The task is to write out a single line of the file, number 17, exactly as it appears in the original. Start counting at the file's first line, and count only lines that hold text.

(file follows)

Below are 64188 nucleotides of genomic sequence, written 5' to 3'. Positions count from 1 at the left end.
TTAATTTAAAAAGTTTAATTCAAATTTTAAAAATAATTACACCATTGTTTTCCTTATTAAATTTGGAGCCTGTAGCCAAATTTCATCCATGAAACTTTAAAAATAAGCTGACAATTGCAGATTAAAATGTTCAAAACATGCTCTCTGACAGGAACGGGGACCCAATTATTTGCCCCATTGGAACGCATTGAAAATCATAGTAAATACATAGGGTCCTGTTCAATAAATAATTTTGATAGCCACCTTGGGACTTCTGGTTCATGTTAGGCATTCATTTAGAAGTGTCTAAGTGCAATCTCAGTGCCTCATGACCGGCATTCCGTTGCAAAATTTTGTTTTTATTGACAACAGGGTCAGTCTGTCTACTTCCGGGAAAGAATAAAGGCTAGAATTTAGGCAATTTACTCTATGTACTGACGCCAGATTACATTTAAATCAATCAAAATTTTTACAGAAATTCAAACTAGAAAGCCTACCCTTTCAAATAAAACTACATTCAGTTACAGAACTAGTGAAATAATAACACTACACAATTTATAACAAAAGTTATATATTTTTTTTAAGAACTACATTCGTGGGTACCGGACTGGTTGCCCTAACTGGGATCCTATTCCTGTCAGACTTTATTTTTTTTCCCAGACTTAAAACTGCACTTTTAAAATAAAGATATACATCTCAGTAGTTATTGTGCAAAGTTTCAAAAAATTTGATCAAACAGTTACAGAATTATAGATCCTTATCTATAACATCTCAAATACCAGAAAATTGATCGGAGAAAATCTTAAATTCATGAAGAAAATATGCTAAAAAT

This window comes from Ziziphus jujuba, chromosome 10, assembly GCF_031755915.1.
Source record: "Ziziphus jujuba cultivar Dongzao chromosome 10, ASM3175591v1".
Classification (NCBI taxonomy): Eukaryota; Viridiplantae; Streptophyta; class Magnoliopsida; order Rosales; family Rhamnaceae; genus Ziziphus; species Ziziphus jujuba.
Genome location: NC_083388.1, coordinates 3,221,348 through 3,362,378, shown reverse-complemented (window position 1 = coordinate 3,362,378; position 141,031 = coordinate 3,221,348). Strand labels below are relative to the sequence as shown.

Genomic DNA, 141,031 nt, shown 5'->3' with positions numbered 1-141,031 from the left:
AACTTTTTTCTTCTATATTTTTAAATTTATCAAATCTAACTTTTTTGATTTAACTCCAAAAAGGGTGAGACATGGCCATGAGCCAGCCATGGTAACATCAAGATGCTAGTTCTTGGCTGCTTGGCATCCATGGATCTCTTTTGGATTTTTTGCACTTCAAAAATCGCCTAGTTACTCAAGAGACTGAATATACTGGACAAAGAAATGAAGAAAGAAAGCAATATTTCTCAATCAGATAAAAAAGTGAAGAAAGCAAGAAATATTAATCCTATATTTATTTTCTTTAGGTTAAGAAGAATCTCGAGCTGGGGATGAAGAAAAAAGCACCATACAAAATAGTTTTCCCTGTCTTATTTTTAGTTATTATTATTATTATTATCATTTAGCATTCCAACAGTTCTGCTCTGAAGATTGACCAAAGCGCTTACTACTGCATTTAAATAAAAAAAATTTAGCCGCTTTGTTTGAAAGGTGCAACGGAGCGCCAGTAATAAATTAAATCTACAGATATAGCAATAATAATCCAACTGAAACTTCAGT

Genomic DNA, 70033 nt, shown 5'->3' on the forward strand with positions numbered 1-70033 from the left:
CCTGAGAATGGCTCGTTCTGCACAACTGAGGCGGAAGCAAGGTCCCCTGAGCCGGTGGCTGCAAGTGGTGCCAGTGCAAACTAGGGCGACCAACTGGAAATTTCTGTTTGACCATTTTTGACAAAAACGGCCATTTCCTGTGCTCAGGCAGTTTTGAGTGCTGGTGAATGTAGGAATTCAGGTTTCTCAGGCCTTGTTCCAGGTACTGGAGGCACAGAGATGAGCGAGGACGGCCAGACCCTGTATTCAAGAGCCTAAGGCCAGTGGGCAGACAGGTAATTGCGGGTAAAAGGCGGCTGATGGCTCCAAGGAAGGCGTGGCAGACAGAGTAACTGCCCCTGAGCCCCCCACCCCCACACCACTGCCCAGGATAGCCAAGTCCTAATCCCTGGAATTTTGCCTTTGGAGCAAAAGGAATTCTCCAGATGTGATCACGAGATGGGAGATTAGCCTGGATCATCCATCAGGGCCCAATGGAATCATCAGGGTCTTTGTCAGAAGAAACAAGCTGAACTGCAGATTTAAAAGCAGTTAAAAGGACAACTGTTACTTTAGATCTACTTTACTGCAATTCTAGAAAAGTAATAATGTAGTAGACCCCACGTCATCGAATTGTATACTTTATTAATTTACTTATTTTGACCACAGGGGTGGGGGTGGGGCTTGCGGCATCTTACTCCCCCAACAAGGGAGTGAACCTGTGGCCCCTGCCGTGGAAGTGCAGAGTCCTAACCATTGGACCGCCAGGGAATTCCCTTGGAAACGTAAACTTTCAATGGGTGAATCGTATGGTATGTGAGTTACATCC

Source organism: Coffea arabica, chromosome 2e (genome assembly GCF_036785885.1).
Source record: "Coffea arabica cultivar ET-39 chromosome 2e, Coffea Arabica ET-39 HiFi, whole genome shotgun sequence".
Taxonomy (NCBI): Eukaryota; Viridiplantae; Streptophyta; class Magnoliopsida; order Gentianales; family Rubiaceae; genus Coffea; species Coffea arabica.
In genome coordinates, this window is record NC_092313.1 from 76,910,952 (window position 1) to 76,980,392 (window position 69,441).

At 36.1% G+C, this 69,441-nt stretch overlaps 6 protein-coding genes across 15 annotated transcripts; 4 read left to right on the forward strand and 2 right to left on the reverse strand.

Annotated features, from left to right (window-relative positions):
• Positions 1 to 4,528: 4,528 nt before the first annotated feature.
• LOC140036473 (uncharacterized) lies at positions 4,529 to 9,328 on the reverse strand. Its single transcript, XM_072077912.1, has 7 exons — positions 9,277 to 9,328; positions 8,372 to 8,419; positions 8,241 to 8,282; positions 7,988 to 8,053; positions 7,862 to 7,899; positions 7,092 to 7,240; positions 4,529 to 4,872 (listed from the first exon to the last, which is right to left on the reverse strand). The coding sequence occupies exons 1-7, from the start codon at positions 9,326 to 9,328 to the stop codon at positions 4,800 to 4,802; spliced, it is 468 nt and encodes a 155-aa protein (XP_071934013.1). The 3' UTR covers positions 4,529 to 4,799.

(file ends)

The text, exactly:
• Positions 1 to 4,528: 4,528 nt before the first annotated feature.